The only other trick-or-treaters I saw was a gang that went around on Friday. Maybe they didn't do it on Wednesday because it was raining.
Tomorrow we are having a Halloween party at Max's school. A few of us parents organized it, and it's a lot of work! But this evening I did something fun: I went into Stockholm and bought a zombie costume. It's really creepy looking and I'm looking forward to wearing it. I hope to scare the dickens out of Max. :-D I'm not going to let him see it before the party.
Max is signed up for speed skating. That starts tomorrow.
He is still enjoying dancing. Last week they had a competition to see who was best at this dance they'd learned. I don't know what the criteria were, but Max was in the lead (so far)! I noticed when the kids came out of their studio that Max was enjoying a new sort of respect from the other boys. He was joking around with ones who threatened to beat him next time. And "next time" was this evening, but they had a sub and didn't continue their competition.
Piano has been very hard work this fall, until recently. The teacher had been pushing the two boys hard to prepare for a piano test next spring. People come from the Associated Board of the Royal Schools of Music and administer a standardized test. Finally I went and talked to our teacher and told her that although it was nice to see so much progress, we were having to work so hard that Max wasn't enjoying it anymore. I told her that for us, enjoyment is more important than achievement when it comes to music.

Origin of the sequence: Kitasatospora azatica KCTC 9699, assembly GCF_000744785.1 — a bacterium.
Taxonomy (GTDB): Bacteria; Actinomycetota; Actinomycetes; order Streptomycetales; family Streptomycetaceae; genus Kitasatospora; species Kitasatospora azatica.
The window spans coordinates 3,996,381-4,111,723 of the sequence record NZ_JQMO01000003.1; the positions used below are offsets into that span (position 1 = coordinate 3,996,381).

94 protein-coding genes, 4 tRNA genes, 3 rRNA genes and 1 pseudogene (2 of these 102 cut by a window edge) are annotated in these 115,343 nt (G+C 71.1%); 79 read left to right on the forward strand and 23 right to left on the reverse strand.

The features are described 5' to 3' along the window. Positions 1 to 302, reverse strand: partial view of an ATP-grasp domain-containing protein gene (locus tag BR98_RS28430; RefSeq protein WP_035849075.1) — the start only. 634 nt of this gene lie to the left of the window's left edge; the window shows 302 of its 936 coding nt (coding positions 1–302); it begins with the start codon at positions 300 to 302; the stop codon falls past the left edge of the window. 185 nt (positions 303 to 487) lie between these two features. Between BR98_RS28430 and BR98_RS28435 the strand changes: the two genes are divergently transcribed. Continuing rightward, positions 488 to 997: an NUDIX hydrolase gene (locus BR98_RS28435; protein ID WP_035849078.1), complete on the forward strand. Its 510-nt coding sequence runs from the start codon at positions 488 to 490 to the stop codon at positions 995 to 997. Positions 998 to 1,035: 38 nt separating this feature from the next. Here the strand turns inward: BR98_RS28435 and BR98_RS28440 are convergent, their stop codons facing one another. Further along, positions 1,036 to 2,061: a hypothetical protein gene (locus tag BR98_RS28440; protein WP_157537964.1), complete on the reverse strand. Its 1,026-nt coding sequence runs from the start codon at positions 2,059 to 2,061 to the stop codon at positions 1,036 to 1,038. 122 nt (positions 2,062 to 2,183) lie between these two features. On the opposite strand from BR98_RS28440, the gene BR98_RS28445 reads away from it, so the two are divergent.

Since then she has lightened up. They are still on the same track, but slower. Maybe the boys—or at least Max—will take that test next fall instead of this coming spring. Whatever. I just don't want Max to get burned out on practicing.
Max has been remembering his dreams lately. When I seem him in the mornings (I don't always), he tells me what he dreamed. This morning he had dreamt that he was in a Home Depot type of store and an employee asked him to man the info booth. So Max did, but after awhile some other employee came along and looked at him like, "What the heck are you doing back here? You're just a kid!"
Another dream he had was of playing at a place like Kid Kingdom except it was half under water. It was like a two-story acrylic-walled room with the top floor above water and the bottom floor under water. I thought that sounded like a cool idea and asked him to draw it sometime.
Bengt is pretty much over his cold by now. He was home from work Monday and Tuesday. He would have stayed home on Wednesday, too, but he had some seminars to lead and there was no one to replace him.
Have a good weekend!
November 4, 2007